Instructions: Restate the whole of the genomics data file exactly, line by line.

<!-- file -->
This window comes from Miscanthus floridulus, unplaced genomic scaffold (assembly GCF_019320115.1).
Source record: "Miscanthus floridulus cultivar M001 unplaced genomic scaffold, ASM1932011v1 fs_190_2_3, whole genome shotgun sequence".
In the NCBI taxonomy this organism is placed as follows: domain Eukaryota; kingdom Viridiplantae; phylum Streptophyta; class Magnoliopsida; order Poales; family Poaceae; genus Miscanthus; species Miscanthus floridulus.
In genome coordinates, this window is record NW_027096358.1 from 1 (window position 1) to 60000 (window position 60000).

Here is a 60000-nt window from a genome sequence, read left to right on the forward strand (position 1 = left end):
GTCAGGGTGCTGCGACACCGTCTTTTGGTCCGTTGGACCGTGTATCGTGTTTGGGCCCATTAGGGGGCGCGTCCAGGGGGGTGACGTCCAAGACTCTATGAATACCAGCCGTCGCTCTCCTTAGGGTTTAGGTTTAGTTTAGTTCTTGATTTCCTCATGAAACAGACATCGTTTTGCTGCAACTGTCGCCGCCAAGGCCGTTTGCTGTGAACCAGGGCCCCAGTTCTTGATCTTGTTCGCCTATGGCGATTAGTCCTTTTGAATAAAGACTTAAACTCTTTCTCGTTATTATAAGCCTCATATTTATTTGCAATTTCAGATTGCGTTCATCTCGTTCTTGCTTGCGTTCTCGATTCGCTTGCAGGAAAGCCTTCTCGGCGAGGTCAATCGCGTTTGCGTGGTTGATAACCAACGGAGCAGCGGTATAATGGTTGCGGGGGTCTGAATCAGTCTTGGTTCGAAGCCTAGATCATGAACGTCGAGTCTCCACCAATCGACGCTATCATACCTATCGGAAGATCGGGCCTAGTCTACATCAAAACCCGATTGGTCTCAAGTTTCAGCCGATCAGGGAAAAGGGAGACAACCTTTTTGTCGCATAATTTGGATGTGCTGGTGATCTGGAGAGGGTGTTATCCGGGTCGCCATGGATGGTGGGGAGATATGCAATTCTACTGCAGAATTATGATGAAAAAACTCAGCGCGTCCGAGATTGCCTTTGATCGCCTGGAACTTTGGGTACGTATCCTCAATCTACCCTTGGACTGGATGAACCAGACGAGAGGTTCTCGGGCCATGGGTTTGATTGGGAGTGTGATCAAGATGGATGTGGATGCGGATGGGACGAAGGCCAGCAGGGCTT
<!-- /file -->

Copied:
This window comes from Miscanthus floridulus, unplaced genomic scaffold (assembly GCF_019320115.1).
Source record: "Miscanthus floridulus cultivar M001 unplaced genomic scaffold, ASM1932011v1 fs_190_2_3, whole genome shotgun sequence".
In the NCBI taxonomy this organism is placed as follows: domain Eukaryota; kingdom Viridiplantae; phylum Streptophyta; class Magnoliopsida; order Poales; family Poaceae; genus Miscanthus; species Miscanthus floridulus.
In genome coordinates, this window is record NW_027096358.1 from 1 (window position 1) to 60000 (window position 60000).

Here is a 60000-nt window from a genome sequence, read left to right on the forward strand (position 1 = left end):
GTCAGGGTGCTGCGACACCGTCTTTTGGTCCGTTGGACCGTGTATCGTGTTTGGGCCCATTAGGGGGCGCGTCCAGGGGGGTGACGTCCAAGACTCTATGAATACCAGCCGTCGCTCTCCTTAGGGTTTAGGTTTAGTTTAGTTCTTGATTTCCTCATGAAACAGACATCGTTTTGCTGCAACTGTCGCCGCCAAGGCCGTTTGCTGTGAACCAGGGCCCCAGTTCTTGATCTTGTTCGCCTATGGCGATTAGTCCTTTTGAATAAAGACTTAAACTCTTTCTCGTTATTATAAGCCTCATATTTATTTGCAATTTCAGATTGCGTTCATCTCGTTCTTGCTTGCGTTCTCGATTCGCTTGCAGGAAAGCCTTCTCGGCGAGGTCAATCGCGTTTGCGTGGTTGATAACCAACGGAGCAGCGGTATAATGGTTGCGGGGGTCTGAATCAGTCTTGGTTCGAAGCCTAGATCATGAACGTCGAGTCTCCACCAATCGACGCTATCATACCTATCGGAAGATCGGGCCTAGTCTACATCAAAACCCGATTGGTCTCAAGTTTCAGCCGATCAGGGAAAAGGGAGACAACCTTTTTGTCGCATAATTTGGATGTGCTGGTGATCTGGAGAGGGTGTTATCCGGGTCGCCATGGATGGTGGGGAGATATGCAATTCTACTGCAGAATTATGATGAAAAAACTCAGCGCGTCCGAGATTGCCTTTGATCGCCTGGAACTTTGGGTACGTATCCTCAATCTACCCTTGGACTGGATGAACCAGACGAGAGGTTCTCGGGCCATGGGTTTGATTGGGAGTGTGATCAAGATGGATGTGGATGCGGATGGGACGAAGGCCAGCAGGGCTT